Understanding Bucky (1963)

The copy of the facilities request for a Buckminster Fuller program brought back some Stearns Hall memories of spending two days with Buckminster Fuller. I was stage manager and Don Hallock was directing.

For a studio setting for Bucky, someone had arranged for an octagonal truss wall to be shipped to us. This is a Fuller design, much like the children’s toy that has hubs and dowels and can be assembled in a variety of shapes. As we assembled it in the studio, I had to climb up it and was concerned that the frail-looking dowels would not support my weight. However, Fuller’s ingenious design spread out the weight so well that the wall felt solid underneath me.

Image of wood strut geodesic from MIT, 1951.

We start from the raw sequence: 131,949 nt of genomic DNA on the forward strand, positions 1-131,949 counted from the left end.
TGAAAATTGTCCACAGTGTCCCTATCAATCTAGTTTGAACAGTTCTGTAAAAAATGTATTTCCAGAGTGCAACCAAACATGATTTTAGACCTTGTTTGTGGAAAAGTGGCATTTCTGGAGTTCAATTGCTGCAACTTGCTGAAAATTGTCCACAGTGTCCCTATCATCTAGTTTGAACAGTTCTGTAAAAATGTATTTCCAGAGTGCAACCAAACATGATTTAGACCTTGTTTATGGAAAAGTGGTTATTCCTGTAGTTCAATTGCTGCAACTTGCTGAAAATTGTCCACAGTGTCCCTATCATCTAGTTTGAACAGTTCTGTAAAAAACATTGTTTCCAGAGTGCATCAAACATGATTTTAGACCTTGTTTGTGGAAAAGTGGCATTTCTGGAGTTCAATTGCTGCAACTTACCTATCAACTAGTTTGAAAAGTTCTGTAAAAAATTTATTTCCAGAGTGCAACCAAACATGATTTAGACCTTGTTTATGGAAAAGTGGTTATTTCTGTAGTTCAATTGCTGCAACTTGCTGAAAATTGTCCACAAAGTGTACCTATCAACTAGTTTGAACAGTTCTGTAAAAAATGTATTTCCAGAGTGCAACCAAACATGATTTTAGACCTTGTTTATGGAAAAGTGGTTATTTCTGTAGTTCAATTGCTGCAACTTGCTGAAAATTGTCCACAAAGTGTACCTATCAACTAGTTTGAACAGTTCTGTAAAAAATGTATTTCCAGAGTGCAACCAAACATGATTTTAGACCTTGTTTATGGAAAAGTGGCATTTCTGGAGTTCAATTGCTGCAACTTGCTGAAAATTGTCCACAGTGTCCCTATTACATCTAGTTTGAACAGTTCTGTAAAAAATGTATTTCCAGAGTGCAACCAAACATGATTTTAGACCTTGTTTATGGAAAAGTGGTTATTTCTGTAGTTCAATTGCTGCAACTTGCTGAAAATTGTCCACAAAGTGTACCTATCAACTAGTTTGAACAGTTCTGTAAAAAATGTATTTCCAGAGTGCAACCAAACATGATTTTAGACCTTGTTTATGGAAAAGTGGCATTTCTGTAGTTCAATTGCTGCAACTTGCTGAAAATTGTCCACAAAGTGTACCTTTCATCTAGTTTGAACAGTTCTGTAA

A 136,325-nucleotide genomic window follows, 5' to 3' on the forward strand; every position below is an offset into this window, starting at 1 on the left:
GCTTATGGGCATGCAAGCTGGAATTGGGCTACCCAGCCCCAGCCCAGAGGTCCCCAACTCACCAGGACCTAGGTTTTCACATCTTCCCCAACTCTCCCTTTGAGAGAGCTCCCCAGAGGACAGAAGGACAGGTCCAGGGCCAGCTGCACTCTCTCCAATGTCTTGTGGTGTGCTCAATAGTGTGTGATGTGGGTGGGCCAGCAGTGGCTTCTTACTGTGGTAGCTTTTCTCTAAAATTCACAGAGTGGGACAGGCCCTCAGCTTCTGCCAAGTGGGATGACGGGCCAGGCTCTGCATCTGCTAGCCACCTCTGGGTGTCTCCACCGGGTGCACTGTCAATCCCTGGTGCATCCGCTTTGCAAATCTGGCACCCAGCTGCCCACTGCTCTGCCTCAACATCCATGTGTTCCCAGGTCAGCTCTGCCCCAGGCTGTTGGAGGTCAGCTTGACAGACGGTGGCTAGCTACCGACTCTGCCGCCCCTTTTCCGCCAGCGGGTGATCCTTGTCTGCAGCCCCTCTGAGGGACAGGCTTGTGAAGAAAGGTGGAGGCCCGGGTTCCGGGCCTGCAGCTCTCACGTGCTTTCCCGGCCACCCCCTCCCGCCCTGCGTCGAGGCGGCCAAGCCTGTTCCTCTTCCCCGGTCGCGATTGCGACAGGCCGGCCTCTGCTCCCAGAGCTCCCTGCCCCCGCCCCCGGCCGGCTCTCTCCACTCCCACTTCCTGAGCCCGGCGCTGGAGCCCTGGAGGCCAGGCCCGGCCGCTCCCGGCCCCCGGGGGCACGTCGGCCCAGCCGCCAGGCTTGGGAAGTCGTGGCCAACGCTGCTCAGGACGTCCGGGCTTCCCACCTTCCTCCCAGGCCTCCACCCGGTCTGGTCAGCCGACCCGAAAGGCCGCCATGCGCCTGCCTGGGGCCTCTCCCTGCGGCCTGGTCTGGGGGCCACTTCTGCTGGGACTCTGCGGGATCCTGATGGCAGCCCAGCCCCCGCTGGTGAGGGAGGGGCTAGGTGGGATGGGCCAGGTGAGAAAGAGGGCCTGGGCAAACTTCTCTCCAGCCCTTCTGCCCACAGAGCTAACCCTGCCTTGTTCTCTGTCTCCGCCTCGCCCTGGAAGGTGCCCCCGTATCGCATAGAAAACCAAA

For the Fuller program, the other studio people and myself had to assemble a geodesic dome. It was aluminum struts, color coded, to make it easier to know which end of which strut should be attached to what sort of hub. We were all amazed to find out how easily and fast this structure went up.

I was in my early twenties at the time and did not know very much about Fuller but from the way the executives spoke of him and the way they treated him, it was obvious he had somehow earned their respect I had ben impressed by his wall and his dome and I knew a bit about his Dymaxion (whatever that meant) automobile so I was looking forward to hearing what he had to say.

I was disappointed that, no matter how much attention I tried to give him, I could not understand what he was talking about. His vocabulary was studded with words he had invented in order to talk about new concepts. To follow him, you needed a thorough grounding in the Bucky lexicon.

His work has since become more widely known and appreciated and his interview is certainly worth saving but I wonder how many viewers in 1963 could really have followed his thinking.

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